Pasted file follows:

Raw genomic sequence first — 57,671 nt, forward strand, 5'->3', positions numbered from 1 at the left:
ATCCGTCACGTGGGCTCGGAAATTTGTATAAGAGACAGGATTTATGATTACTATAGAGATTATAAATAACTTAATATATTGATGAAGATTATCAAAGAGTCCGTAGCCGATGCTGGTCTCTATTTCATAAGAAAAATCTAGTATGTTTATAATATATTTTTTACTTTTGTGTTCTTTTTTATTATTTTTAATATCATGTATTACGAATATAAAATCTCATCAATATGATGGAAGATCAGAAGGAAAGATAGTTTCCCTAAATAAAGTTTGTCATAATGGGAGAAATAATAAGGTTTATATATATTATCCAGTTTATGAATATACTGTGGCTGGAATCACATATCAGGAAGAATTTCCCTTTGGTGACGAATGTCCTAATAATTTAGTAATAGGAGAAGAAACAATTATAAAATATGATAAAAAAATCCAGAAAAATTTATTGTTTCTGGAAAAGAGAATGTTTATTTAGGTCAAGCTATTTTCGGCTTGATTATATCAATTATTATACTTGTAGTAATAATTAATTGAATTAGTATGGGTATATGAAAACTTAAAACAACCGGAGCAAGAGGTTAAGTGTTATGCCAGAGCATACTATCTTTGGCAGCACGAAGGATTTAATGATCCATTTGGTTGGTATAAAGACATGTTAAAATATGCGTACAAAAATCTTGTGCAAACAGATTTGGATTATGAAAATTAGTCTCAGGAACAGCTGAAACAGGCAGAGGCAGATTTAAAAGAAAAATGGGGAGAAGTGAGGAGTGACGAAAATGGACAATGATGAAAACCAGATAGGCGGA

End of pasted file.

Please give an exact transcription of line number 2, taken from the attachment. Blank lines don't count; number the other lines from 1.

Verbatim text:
ATCCGTCACGTGGGCTCGGAAATTTGTATAAGAGACAGGATTTATGATTACTATAGAGATTATAAATAACTTAATATATTGATGAAGATTATCAAAGAGTCCGTAGCCGATGCTGGTCTCTATTTCATAAGAAAAATCTAGTATGTTTATAATATATTTTTTACTTTTGTGTTCTTTTTTATTATTTTTAATATCATGTATTACGAATATAAAATCTCATCAATATGATGGAAGATCAGAAGGAAAGATAGTTTCCCTAAATAAAGTTTGTCATAATGGGAGAAATAATAAGGTTTATATATATTATCCAGTTTATGAATATACTGTGGCTGGAATCACATATCAGGAAGAATTTCCCTTTGGTGACGAATGTCCTAATAATTTAGTAATAGGAGAAGAAACAATTATAAAATATGATAAAAAAATCCAGAAAAATTTATTGTTTCTGGAAAAGAGAATGTTTATTTAGGTCAAGCTATTTTCGGCTTGATTATATCAATTATTATACTTGTAGTAATAATTAATTGAATTAGTATGGGTATATGAAAACTTAAAACAACCGGAGCAAGAGGTTAAGTGTTATGCCAGAGCATACTATCTTTGGCAGCACGAAGGATTTAATGATCCATTTGGTTGGTATAAAGACATGTTAAAATATGCGTACAAAAATCTTGTGCAAACAGATTTGGATTATGAAAATTAGTCTCAGGAACAGCTGAAACAGGCAGAGGCAGATTTAAAAGAAAAATGGGGAGAAGTGAGGAGTGACGAAAATGGACAATGATGAAAACCAGATAGGCGGA